Two county roads south-east of Fort Scott have been ripped up this year to eventually be improved, according to a county official.

Eagle Road between 69 Hwy. and 250th Street and 230th Street between Kansas and Jayhawk Roads were converted from asphalt back to gravel.

“This is part of a process,” Jim Harris, Bourbon County Public Works director, said. “We did several miles last year.”

“We turn it back into gravel, then our goal is to overlay on top in the spring,” Harris said. “We do a manual contraction, but leaving it over the winter helps with compaction.”

Exactly what improvements these roads receive is up to the Bourbon County Commissioners.

In March the Bourbon County Commission holds a public meeting annually to discuss the priorities for road repair and maintenance.

“We’ll have a work session on roads, ” Harris said. “I make recommendations about repair or maintain, the commission decides.It’s a public meeting. In March the road priorities are determined by the commission. They decide what roads we are going to reclaim.”

The gravel road has left at least one Garland area resident re-routing his travel.

“It’s so bad I don’t go down that way,” Raymond Kalm said. “It’s too rough and too dusty.”

Equipment Failure Causes Power Outage

Several traffic lights in the south one-half of Fort Scott were out, following the power outage Saturday afternoon. Pictured is the recently installed lights at 23rd and Main Streets.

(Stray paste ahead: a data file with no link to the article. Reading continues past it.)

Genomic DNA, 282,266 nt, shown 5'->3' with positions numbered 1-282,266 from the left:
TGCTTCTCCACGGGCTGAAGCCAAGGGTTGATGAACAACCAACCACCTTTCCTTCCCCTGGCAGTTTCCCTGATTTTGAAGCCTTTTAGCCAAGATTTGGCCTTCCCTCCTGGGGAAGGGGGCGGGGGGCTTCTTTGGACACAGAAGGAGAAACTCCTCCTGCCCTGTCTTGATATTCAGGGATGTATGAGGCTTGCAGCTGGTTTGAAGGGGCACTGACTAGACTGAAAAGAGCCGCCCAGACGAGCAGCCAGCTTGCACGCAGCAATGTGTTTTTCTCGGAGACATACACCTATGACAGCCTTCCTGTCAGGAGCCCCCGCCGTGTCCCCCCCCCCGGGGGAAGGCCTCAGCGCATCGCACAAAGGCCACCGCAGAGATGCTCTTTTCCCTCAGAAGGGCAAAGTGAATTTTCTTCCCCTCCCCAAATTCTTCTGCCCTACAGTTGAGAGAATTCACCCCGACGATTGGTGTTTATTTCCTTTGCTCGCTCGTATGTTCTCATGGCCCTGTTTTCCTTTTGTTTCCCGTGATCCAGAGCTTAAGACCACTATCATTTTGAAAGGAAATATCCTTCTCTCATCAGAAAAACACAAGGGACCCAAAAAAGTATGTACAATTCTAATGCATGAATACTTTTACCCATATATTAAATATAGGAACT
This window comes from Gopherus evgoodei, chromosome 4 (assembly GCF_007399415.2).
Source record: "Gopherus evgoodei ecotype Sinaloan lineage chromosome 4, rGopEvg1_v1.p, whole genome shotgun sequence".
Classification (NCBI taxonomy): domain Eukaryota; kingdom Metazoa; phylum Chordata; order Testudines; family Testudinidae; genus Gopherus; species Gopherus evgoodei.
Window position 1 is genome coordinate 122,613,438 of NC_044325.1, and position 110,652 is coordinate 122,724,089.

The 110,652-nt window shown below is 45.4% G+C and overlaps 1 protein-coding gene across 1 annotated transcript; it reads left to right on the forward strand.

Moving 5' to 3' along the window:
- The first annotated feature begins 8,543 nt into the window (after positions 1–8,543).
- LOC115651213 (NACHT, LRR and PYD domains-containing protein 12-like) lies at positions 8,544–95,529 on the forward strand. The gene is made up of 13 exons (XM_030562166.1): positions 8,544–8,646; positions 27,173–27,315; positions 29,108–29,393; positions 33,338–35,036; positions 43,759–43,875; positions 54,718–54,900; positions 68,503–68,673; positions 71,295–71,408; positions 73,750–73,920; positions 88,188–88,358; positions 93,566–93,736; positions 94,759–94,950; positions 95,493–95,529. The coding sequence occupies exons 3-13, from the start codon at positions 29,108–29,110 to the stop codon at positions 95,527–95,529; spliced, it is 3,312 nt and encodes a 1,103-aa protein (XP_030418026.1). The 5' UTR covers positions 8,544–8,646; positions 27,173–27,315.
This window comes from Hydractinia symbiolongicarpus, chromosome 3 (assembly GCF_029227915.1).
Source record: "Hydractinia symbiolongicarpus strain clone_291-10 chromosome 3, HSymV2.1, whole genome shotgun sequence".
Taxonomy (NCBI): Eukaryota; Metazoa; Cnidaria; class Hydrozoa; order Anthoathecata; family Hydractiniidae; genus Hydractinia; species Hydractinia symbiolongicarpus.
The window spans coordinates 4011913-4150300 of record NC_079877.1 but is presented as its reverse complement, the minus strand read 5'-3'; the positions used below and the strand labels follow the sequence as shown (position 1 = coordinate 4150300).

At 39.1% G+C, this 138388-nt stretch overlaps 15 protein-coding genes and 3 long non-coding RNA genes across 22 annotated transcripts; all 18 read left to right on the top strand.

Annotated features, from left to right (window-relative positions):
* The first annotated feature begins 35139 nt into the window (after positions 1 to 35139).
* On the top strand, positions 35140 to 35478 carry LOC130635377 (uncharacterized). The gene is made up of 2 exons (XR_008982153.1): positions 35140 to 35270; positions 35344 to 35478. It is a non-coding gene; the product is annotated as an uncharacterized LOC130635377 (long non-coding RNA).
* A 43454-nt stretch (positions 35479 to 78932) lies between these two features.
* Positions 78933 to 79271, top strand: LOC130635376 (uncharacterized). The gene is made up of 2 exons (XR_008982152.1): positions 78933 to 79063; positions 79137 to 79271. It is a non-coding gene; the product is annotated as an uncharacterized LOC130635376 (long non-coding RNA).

A piece of equipment called a lightning arrester, failed Saturday about 3:30 p.m. in the southern part of Fort Scott and some rural areas south of town. Power was restored in stages between 5 and 6 p.m., according to Gina Penzig, media relations manager with Westar Energy.

“It was in a sub-station that serves Fort Scott,” Penzig said.

About 3,000 customers of Westar, were affected, she said.

Penzig encourages people while the power is on and the weather is fine to download the Westar app, mywestar and/or sign up for text alerts.

To register for text alerts on a mobile phone, text 97827 and send “reg”. Then if there is a power outage in the future, text to that same number and send “out” for the outage, she said.

Calling 1-800-544-4857 or 1-800-LIGHTKS is another way to tell of a power outage and a person can also go to and report it there, Penzig said.  Click “Outage Center” to see the map of the affected area and how to prepare for an outage.

“On the outage map, you can see if someone is on the way and an outline of the affected area and when electricity will be back on,” she said.

It is best to prepare ahead of time for power outages with a storm kit of bottled water, batteries, charging up a cell phone, and making sure flashlights are working, she said. For an extensive list of preparedness, see the website.

“For winter storms, we usually have advance notice of severe weather,” Penzig said.

If power lines are down, assume they are live and call 911, she said.